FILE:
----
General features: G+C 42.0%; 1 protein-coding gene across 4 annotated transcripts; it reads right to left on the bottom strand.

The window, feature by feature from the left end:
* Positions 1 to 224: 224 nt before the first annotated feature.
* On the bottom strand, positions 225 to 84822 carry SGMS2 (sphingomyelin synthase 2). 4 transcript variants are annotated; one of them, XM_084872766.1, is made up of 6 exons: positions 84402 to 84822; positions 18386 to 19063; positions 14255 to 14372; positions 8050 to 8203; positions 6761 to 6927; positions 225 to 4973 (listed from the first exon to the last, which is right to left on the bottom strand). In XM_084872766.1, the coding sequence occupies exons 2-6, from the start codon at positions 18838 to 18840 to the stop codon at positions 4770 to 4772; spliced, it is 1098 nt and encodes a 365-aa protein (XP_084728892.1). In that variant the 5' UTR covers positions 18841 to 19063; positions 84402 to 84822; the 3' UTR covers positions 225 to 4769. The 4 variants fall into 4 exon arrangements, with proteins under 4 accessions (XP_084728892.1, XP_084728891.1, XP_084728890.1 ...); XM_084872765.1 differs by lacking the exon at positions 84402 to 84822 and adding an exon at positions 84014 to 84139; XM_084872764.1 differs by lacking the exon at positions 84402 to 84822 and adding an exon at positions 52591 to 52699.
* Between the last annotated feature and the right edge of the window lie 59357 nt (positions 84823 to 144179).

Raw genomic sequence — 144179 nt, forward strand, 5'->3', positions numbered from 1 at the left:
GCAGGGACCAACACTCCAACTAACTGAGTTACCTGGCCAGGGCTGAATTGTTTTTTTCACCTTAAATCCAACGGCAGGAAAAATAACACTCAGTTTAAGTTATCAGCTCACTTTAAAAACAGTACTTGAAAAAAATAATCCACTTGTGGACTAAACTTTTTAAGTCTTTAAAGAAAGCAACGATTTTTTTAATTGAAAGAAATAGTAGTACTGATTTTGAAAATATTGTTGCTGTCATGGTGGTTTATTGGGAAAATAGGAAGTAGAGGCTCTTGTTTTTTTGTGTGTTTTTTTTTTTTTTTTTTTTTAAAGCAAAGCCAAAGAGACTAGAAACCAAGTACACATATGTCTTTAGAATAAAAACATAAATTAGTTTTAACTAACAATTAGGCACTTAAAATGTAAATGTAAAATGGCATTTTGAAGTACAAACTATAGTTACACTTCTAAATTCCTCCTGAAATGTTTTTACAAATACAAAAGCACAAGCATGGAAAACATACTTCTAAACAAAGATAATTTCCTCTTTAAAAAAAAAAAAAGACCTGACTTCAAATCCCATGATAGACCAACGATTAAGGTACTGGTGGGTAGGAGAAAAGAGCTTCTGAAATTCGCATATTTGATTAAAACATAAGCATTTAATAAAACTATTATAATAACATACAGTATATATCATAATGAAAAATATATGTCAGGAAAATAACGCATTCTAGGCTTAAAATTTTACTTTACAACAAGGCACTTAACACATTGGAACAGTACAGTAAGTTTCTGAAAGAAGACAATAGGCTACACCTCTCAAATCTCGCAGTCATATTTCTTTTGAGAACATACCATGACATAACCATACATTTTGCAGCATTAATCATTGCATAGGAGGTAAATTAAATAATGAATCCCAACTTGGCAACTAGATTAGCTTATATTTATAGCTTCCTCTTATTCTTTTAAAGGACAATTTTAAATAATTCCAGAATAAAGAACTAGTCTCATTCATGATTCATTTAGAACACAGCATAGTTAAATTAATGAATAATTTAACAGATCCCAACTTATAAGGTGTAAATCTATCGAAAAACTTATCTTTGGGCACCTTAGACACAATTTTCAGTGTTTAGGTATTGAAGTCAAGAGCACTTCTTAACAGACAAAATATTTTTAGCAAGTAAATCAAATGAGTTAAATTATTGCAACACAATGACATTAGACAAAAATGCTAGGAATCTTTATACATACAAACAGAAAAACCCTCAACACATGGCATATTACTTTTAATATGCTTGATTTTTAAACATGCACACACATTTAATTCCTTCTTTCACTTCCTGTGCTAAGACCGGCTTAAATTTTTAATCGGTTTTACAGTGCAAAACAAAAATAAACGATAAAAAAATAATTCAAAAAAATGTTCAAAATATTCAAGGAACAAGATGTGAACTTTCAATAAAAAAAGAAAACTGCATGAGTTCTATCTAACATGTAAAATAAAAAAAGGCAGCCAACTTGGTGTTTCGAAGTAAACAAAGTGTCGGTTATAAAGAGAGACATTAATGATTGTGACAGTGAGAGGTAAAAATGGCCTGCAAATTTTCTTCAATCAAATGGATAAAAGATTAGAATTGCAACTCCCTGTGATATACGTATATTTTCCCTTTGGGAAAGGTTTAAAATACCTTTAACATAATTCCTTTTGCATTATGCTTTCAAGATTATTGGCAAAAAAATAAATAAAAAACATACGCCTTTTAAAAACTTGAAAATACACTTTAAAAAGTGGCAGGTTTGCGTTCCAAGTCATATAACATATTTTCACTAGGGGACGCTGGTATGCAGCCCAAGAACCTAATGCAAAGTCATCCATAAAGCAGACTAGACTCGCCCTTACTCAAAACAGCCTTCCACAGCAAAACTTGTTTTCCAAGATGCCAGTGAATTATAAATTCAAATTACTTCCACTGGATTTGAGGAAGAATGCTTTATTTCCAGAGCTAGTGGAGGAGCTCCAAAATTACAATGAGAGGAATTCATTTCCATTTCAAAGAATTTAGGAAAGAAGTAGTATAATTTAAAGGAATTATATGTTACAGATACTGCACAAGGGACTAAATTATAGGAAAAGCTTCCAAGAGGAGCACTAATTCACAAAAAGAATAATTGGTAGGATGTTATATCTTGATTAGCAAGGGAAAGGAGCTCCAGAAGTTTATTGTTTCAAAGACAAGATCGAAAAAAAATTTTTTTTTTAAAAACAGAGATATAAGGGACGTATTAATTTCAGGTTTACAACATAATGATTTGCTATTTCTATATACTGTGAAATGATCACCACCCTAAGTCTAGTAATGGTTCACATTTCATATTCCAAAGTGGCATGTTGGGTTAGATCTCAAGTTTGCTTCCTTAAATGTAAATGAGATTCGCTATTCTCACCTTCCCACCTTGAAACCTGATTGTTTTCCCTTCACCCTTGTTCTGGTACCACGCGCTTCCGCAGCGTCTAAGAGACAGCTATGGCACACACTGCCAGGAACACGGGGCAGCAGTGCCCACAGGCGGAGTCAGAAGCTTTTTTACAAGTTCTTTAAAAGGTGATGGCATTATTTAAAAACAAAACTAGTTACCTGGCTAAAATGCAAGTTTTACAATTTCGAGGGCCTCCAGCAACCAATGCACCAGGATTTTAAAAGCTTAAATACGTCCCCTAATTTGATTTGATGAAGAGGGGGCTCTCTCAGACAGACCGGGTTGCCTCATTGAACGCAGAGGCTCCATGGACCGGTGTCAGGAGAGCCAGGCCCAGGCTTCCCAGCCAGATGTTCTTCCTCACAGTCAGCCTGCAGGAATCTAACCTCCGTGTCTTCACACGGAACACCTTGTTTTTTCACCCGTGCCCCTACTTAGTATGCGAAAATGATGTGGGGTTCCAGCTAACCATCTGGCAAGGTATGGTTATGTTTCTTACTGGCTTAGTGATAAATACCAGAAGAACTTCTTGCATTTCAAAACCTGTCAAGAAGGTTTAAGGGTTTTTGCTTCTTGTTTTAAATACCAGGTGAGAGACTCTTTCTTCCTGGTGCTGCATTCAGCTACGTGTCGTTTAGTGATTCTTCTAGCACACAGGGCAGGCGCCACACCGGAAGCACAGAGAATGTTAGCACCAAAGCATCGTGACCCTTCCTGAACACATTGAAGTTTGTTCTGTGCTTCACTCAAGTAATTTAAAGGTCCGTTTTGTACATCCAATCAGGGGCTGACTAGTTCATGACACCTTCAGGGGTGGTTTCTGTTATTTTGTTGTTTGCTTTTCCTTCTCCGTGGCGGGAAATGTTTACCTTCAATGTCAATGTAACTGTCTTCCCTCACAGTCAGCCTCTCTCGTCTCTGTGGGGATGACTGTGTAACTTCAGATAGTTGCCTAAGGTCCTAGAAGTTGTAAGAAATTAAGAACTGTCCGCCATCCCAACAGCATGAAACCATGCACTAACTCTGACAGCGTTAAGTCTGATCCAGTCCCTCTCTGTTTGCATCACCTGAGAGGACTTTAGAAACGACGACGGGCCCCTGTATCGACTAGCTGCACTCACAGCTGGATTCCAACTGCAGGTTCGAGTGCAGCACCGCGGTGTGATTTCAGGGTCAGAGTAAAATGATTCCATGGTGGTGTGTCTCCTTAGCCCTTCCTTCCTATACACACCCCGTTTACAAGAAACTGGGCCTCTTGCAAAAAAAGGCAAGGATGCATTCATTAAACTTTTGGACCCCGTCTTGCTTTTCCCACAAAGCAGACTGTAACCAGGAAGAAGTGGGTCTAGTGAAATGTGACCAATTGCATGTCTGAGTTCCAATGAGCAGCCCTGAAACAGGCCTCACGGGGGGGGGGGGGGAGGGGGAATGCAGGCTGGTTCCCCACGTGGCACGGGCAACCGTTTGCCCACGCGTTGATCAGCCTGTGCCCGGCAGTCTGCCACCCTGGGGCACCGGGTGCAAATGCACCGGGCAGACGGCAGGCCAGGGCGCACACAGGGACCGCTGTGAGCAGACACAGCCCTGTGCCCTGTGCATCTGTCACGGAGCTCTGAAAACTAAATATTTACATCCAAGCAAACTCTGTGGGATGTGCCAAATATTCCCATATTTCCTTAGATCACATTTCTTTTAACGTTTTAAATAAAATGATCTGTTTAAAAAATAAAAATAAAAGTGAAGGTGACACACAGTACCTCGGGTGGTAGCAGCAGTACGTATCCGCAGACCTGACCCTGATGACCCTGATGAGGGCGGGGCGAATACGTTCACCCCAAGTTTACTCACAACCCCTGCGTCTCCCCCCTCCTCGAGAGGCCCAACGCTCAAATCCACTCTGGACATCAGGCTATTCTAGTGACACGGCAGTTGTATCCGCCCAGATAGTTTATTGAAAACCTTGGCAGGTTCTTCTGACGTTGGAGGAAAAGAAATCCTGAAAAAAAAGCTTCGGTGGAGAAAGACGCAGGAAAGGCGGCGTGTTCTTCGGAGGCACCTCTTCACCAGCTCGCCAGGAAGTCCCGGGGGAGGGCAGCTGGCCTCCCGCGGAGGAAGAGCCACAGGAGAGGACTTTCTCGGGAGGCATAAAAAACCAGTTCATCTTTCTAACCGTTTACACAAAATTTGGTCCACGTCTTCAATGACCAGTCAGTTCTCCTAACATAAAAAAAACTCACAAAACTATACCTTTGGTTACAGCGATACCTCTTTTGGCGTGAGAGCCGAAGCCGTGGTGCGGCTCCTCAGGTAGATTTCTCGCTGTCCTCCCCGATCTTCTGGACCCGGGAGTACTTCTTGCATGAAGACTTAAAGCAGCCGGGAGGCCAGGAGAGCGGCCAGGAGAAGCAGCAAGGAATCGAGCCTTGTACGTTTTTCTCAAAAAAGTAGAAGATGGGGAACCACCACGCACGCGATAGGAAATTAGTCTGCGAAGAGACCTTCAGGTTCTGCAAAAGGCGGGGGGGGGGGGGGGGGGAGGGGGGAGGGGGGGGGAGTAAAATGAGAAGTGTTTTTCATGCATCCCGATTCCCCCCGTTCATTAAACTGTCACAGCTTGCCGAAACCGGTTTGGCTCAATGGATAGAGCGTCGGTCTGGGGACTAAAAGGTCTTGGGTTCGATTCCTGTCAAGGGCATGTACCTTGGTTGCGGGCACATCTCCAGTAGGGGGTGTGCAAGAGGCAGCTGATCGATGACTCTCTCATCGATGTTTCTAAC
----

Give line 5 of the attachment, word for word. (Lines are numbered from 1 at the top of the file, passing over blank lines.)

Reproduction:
* Between the last annotated feature and the right edge of the window lie 59357 nt (positions 84823 to 144179).